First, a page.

Abscess Treatment for Guinea Pigs

Abscesses happen with guinea pigs, and knowing the treatment can help soothe your worries. An abscess is one of the injuries that you should seek treatment by a vet. Improper treatment for abscesses may result in a very sick guinea pig or death.

Remember, Guinea Pig Center is not a substitute for veterinary advice.

What is an Abscess?

Abscesses are a swollen pocket containing pus that can appear on any part of the body. They’re not specific to guinea pigs; any critter can get them, including you. Generally, abscesses result from a bacterial infection that the body tried to wall off from the rest of the body. However, fungi and parasites are also potential problems.

There are two types of abscesses, skin and internal. You’ll be most likely to notice a skin abscess on your guinea pigs and think it needs treatment. The interior variety form between organs and are much more challenging to spot.

Abscesses are dangerous. If the abscess ruptures, the pus can spread rapidly. The bacterial infection that started it all right along with it. That leads to sepsis in most cases, which can be fatal.

Pair of guinea pigs on grass

How Guinea Pigs Get Abscesses

Unfortunately, guinea pigs can get abscesses that require treatment in a few different ways. Your best bet for preventing abscesses is keeping your guinea pig’s area clean and making sure they don’t have anything sharp near them.

Abscesses in the jaw are common in guinea pigs since their teeth are constantly growing. The teeth structure that accommodates the growth also allows bacteria into the jaw. These jaw abscesses require treatment so that the bacteria do not end up in the guinea pig’s digestive system.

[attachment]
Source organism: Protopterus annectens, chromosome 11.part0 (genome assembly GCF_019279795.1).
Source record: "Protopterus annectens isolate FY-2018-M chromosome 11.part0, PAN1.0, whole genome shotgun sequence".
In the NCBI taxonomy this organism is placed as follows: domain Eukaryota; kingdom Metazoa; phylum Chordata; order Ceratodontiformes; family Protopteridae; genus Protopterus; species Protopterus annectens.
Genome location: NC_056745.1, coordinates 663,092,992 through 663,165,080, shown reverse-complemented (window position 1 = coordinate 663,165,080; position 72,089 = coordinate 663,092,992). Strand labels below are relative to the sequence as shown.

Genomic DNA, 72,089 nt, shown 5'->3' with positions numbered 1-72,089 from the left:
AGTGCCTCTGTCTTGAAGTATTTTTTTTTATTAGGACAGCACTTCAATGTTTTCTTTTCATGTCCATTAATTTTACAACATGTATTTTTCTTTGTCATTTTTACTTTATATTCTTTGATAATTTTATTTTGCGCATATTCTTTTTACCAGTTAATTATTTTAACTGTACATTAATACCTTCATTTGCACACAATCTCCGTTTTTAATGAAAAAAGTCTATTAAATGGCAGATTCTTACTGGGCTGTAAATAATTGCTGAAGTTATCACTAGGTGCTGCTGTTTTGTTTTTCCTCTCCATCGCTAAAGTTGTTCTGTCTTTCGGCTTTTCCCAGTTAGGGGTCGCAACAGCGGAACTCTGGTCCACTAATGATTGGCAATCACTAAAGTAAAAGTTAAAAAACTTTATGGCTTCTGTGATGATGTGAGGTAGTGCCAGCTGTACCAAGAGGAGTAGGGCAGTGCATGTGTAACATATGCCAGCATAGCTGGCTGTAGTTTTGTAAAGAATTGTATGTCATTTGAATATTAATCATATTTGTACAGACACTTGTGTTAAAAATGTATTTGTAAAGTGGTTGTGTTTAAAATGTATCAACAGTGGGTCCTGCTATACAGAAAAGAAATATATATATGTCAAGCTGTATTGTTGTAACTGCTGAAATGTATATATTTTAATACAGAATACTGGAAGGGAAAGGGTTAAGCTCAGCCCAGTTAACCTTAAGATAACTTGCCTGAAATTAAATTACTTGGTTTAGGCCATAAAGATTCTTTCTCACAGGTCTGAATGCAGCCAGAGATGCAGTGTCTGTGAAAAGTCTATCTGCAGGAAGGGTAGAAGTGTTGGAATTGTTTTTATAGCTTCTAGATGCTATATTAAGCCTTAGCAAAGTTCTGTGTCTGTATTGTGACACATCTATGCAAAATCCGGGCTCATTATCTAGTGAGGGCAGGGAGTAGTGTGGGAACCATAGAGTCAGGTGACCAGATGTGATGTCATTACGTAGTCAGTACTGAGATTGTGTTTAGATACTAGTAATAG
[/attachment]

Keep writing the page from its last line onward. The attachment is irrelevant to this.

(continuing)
Bites are another common issue for guinea pigs, and you should monitor your guinea pig regardless of the species that bit them. Every animal has unique mouth bacteria, so that increases the chances of an abscess forming. Plus, abscesses can slow the healing of the puncture if it’s not treated properly.

Abscesses that require treatment can also form if your guinea pigs encounter a foreign object and cannot remove it themselves. Items like splinters, bent bits of the cage, or plant thorns puncture the skin. That, in turn, serves as an entry vector to the bacteria that leads to abscesses.

Guinea pig standing in grass

Typical Veterinary Treatment for an Abscess

Abscess treatment for guinea pigs should be done by a vet, especially since guinea pigs are sensitive to many treatment options. Fortunately, even general vets have experience with abscesses and should be able to help your guinea pig.

Surgically draining the abscess is a common choice for veterinarians since it can be done on most abscesses regardless of location. Some lance and wash out the infected pocket, while others create a semi-permanent opening using stitches to facilitate healing. Your vet will decide which option is best for the guinea pig.

The other option is surgical removal. A surgical removal is only a treatment option if your vet is sure they can get the entire abscess out of your guinea pig without rupturing it. This method is actually preferable since there’s less risk of spread but can only be done under specific conditions.

Two guinea pigs on an orange background with a pineapple

General Post-Vet Treatment for Guinea Pigs

Your vet will provide specific instructions on how to handle the post-operative care. It’s vital you follow these instructions to the letter. This is particularly vital when speaking of antibiotics since guinea pigs cannot handle many of them.

Continued flushing with a syringe helps the area remain clean and free of additional infection. Typically, you’ll want to place your guinea pig on a towel to do this part since the liquid should run back out. Your vet can point you towards an appropriate flushing liquid, especially since water won’t do the job.

Your vet may also provide a topical cream to complement any oral antibiotics. This helps maintain the skin around the opening, so don’t scrimp on it.

Make sure you follow all the instructions for as long as the vet recommends it to facilitate proper healing and minimize your guinea pig’s risks.

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